The altitude peaks at 915 metres at the Massif du Sud ski hill. It’s the highest in Quebec, where two nearby panoramic lookouts at Mount-du-Midi (off RT547) and Mount Saint-Magloire (off RT549) offer stunning views. This elevation generates about 600 centimetres per season of snow. The surrounding area also benefits from that bounty of white stuff. On one of my previous tours, the fresh snow was so deep on RT547 that we couldn’t climb one of its long hills and had to turn back!
The Chaudière Appalaches Quebec region boasts other trail accessible, sightseeing attractions. At Sainte-Marie itself, we crossed North America’s longest, cable-stayed, recreation bridge across the Chaudière River. Not far south at Notre-Dame-des-Pins, the longest covered bridge in Quebec also spans the Chaudière. And if you want to see wildlife, visit the deer yards located in the southern most area. They are near Saint-Georges (TQ75 between Notre-Dame-des-Pins and Saint-Georges), Saint-Gédéon (RT580) or Armstrong/Saint-Théophile (around junction of TQ75 and TQ25).
But of course, the main attraction is those snowy trails. In true La Belle Province fashion, I’ve also found Chaudière Appalaches Quebec delivers consistently good trail quality, variety and access to services. Plus, it offers a fair share of wow-factor routes that make you wish that day’s ride would never end. Bonus tip: Experience rural Quebec by trying some of the many club trails. They connect and link its main Trans Quebec and Regional Trails through the hinterlands. They also travel some scenic countryside, are well groomed and visit many quaint villages you won’t see otherwise.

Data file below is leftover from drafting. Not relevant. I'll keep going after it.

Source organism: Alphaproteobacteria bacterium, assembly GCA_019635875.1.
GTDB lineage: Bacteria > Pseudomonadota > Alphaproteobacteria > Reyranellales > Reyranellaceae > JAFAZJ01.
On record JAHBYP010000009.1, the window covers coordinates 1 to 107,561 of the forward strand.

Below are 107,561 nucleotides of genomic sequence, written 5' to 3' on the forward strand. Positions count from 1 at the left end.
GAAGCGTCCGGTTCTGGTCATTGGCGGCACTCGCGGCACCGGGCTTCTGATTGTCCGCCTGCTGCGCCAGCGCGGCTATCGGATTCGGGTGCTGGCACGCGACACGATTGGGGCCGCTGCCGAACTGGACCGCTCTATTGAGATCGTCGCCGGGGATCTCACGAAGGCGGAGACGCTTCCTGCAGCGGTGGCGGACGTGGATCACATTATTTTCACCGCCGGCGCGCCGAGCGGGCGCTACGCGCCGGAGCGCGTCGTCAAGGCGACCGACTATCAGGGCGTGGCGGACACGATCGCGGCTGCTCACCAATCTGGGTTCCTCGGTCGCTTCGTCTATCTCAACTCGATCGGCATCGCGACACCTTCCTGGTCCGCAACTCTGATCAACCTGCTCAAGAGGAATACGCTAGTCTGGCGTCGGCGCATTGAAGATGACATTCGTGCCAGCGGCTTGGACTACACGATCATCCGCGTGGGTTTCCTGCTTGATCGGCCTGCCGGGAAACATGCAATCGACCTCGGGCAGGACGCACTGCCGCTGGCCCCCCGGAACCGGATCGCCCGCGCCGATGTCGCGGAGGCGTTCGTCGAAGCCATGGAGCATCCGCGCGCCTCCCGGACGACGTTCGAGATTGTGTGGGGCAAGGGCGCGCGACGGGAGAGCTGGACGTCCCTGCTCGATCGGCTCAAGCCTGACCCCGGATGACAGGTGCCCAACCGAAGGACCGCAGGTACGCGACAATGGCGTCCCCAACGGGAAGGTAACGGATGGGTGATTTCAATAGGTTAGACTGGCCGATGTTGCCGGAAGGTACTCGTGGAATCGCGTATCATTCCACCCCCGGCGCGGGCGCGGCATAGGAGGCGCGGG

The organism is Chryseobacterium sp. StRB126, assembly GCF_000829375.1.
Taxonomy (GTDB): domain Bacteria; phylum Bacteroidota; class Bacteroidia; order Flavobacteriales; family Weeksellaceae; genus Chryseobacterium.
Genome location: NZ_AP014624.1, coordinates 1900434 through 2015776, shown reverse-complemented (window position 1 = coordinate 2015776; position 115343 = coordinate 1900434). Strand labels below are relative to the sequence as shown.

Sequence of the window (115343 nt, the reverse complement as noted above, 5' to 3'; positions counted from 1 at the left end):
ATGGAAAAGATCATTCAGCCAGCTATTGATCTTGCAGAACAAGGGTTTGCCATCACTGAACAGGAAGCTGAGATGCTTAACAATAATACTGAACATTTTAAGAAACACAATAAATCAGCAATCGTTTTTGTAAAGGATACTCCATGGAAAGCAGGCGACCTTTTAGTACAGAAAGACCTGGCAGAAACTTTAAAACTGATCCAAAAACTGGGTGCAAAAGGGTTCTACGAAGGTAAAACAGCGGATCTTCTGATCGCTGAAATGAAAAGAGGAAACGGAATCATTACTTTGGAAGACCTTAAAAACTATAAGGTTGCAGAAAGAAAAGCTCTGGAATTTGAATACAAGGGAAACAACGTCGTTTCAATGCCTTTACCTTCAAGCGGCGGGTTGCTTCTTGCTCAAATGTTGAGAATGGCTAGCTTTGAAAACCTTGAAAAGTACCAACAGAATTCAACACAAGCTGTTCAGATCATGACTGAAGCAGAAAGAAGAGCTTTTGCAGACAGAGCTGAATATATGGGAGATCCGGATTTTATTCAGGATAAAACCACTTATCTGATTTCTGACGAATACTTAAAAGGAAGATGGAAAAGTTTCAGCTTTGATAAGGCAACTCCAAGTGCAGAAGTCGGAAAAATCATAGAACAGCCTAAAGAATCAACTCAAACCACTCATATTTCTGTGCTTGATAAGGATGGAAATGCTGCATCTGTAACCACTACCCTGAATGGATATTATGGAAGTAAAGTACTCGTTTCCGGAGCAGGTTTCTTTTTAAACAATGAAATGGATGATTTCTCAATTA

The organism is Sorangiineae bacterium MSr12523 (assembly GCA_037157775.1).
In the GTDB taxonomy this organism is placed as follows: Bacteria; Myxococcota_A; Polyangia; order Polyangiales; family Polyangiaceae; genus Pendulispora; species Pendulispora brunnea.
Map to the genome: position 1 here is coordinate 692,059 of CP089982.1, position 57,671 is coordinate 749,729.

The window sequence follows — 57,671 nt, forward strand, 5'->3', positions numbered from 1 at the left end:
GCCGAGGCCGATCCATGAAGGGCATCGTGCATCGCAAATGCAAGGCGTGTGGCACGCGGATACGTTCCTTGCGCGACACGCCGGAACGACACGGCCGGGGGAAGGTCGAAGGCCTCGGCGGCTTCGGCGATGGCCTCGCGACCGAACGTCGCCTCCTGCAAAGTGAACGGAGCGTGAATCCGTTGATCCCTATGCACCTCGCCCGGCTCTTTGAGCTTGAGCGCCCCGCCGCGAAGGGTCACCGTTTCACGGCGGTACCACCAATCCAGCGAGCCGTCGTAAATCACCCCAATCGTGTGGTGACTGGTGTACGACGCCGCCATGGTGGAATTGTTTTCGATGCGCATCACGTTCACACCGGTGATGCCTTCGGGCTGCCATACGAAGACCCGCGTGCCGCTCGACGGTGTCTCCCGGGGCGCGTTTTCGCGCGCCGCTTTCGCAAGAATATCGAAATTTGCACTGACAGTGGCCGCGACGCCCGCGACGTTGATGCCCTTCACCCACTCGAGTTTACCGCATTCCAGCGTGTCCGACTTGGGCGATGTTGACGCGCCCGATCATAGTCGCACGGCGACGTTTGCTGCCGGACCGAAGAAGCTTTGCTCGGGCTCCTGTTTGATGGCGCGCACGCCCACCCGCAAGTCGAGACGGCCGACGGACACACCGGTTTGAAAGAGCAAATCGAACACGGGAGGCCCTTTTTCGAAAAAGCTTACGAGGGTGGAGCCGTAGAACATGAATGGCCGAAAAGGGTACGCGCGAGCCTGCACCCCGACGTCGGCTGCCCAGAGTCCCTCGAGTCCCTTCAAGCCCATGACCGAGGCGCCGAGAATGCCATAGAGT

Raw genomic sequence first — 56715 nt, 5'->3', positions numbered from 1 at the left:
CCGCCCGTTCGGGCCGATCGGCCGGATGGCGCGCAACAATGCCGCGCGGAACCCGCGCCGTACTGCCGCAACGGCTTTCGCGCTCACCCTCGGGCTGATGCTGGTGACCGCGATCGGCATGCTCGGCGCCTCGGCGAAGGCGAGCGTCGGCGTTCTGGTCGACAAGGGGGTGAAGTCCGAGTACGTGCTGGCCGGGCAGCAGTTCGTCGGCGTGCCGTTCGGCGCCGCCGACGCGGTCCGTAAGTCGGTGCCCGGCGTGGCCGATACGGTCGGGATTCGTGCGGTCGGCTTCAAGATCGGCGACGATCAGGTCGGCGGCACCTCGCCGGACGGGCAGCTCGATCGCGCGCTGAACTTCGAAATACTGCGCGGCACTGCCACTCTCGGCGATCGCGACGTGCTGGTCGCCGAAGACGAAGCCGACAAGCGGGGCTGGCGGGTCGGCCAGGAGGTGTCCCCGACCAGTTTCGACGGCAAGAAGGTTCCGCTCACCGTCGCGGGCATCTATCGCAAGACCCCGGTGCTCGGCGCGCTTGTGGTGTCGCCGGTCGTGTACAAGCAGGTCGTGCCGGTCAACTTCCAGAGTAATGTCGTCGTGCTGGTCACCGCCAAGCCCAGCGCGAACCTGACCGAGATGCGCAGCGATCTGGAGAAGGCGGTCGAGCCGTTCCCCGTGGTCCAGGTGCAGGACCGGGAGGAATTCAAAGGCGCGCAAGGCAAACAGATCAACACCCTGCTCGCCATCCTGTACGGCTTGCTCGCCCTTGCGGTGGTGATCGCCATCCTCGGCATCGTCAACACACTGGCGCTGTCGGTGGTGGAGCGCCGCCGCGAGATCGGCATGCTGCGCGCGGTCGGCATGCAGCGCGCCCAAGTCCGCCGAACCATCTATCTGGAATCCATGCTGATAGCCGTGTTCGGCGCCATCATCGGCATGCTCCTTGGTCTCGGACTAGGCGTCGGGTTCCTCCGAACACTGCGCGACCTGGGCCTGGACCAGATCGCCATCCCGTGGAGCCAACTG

So why not choose to stage from one location for multiple day rides as we did? You won’t be disappointed in Chaudière Appalaches Quebec for your snowmobiling getaway.
Chaudière Appalaches Quebec Ride Info
Who To Contact
- Tourisme Quebec
- Tourisme Chaudiere-Appalaches & Centre-du-Québec
- FCMQ (for permits and trail info)
Where We Stayed
Motel Invitation Inn, Sainte-Marie – 418 387-7800. Located in town but with direct trail access to Trans Quebec 35, this clean and comfortable roadside motel offers a good snowmobile package with free Wi-Fi, fridge and microwave. There’s parking for trucks and trailers with sleds in front of your room. A gas station and Canadian Tire is directly across the road and LaBarbaque Restaurant is next door for early breakfasts and late dinners.
Our Day Rides
- One – Ride south 243 km via TQ35 > RT540 > RT535 > TQ75 > RT545 > TQ55 > TQ75 > TQ35.
- Two – Ride north 294 km via TQ35 > RT537 > TQ5/75 > TQ5 > (132 km to Montmagny for lunch & fuel) > TQ5 > RT551 > TQ35 > RT549 > TQ55 > RT545 > TQ35.
- Three – Ride east 254 km via TQ35 > RT545 > TQ5 > RT547 > RT551 > TQ35.
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The tips and advice in this blog are the opinions of the author, may not work in every situation and are intended only for the convenience and interest of the reader, who has the personal responsibility to confirm the validity, accuracy and relevancy of this information prior to putting it to their own use.